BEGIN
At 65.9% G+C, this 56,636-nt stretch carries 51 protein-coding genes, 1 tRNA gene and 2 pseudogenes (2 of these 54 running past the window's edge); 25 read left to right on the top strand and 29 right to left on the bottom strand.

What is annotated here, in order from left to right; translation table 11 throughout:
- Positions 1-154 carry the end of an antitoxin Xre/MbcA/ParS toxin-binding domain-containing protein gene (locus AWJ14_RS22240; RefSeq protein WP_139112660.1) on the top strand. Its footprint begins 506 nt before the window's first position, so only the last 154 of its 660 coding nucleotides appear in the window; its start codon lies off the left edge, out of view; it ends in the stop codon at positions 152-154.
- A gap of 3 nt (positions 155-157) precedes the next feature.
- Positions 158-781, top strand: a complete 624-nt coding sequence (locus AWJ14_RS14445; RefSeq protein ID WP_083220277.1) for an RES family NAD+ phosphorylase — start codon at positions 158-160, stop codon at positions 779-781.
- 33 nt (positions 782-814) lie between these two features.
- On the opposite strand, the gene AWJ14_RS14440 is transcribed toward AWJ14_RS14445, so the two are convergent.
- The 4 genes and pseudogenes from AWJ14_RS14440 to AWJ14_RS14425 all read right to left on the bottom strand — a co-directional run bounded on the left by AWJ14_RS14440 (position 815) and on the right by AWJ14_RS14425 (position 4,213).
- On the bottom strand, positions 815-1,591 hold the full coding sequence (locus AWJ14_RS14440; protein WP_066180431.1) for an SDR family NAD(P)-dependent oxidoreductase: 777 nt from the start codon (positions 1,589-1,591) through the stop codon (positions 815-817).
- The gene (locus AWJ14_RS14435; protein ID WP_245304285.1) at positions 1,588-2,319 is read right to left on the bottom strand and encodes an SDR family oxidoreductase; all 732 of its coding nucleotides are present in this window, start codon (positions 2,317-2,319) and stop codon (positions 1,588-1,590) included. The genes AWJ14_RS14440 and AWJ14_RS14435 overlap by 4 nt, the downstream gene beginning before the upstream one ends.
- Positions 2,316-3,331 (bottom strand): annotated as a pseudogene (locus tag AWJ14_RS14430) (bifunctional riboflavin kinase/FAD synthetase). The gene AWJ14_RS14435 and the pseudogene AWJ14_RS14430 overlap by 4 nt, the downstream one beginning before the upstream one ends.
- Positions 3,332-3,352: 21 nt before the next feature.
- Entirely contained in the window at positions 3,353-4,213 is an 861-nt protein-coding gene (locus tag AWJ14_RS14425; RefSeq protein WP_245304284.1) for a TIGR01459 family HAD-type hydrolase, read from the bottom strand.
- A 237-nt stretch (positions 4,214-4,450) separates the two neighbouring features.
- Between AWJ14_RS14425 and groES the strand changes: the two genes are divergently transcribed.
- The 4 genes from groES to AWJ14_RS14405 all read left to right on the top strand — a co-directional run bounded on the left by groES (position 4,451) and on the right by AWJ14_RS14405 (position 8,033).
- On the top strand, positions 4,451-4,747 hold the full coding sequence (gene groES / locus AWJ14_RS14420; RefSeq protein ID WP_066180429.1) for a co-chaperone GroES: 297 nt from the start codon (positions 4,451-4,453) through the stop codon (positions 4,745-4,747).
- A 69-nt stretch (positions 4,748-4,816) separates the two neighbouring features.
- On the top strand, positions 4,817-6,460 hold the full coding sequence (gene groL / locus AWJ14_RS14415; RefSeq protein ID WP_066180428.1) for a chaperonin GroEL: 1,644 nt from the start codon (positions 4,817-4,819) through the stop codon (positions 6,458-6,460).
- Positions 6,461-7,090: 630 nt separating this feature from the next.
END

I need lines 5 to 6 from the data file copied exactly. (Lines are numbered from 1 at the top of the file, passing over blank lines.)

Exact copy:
- Positions 158-781, top strand: a complete 624-nt coding sequence (locus AWJ14_RS14445; RefSeq protein ID WP_083220277.1) for an RES family NAD+ phosphorylase — start codon at positions 158-160, stop codon at positions 779-781.
- 33 nt (positions 782-814) lie between these two features.